Photo credits:
Stewen Quigley

SCAS News - 16 September, 2022

A Message from SCAS Principal Christina Garsten

The Principal's Note
16 September, 2022

Looking Ahead – the Value of Long-term Horizons

As we welcome the new Fellows to the academic year 2022-23, looking towards the future with
a long-term view has several important dimensions to it:

First, at the more immediate level, we look forward to engaging with our researchers in seminars,
discussions and dialogues over the coming months. One of the most fascinating things about our
Collegium is that we get to discover ideas and perspectives that may be new to us, but are brought
here from different disciplines and from different parts of the world. During the course of a year,
we may learn about the contentious politics of African urbanization; sterilization in the making of
Thailand’s national identity; the medical phenomenon of synesthesia and its correlation with autism,
and Persian Shahs in imperial Europe, just to mention a few topics. And then there are the unforeseen
learning moments when perspectives clash or a new angle onto a stalled problem presents itself.

Second, we look forward to continuing our commitment to networking with other institutes for
advanced study and research organizations to strengthen our ties and collaborations across the world.
Over the past year, we have benefitted tremendously from the regular interactions with our European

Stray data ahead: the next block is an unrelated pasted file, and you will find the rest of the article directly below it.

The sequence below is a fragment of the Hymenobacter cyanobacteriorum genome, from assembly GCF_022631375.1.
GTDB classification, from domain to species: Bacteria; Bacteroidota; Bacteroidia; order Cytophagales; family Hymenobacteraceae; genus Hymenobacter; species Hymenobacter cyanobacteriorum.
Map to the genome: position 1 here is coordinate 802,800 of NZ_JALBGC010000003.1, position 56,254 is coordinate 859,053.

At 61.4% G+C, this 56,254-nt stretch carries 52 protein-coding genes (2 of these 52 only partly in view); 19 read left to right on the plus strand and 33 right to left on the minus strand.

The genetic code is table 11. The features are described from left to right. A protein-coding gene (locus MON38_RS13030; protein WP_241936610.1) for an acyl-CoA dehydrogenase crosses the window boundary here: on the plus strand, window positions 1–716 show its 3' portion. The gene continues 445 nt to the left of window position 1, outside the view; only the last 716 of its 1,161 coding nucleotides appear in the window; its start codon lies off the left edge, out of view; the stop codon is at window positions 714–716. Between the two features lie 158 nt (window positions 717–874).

partners in the NetIAS network, as well as in the international network SIAS, and have been active
in spurring a growing collaboration in the Nordic region. This Nordic collaboration has centred around
a series of workshops on the opportunities and challenges of interdisciplinarity, and the perils and
advantages of interdisciplinary careers and collaborations. The climate of reciprocal learning and dialogue
that this has engendered has led to a commitment to both continue and to expand our collaborative efforts.
In late August, at a meeting between eight Nordic IASs held here in Uppsala, we proudly announced the
network NordIAS. This new network constellation is evidence both of the great value of networking
across boundaries and of the need for future collaboration to advance research and academic freedom.
It is our hope and ambition that new initiatives in this direction will grow out of this constellation.

Third, in our efforts to promote academic networking and interaction across borders, one needs to keep
in mind the vital, yet often regrettably neglected, link between basic research and democracy. The role
of research as bearer of fundamental academic values ​​in a global context is more important today than
ever before, as more countries are moving in an authoritarian direction and as democracy is threatened
by war. This situation, whilst placing great stress on international collaboration, also forges a need to
nurture international cooperation, and makes us reflect on how we can maintain and develop cooperation
in a responsible and ethical way.

Our Collegium, like other research and higher education institutions, is built on the idea that investments
in long-term basic research and education are essential in their contribution to a better, more humane, and
more sustainable future. The perspective here is, by necessity, a long-term one. As we navigate through
the instabilities of our contemporary world, we should remind ourselves, and others around us, of the
value of looking ahead, of long-term horizons – for research, but also for democracy at large.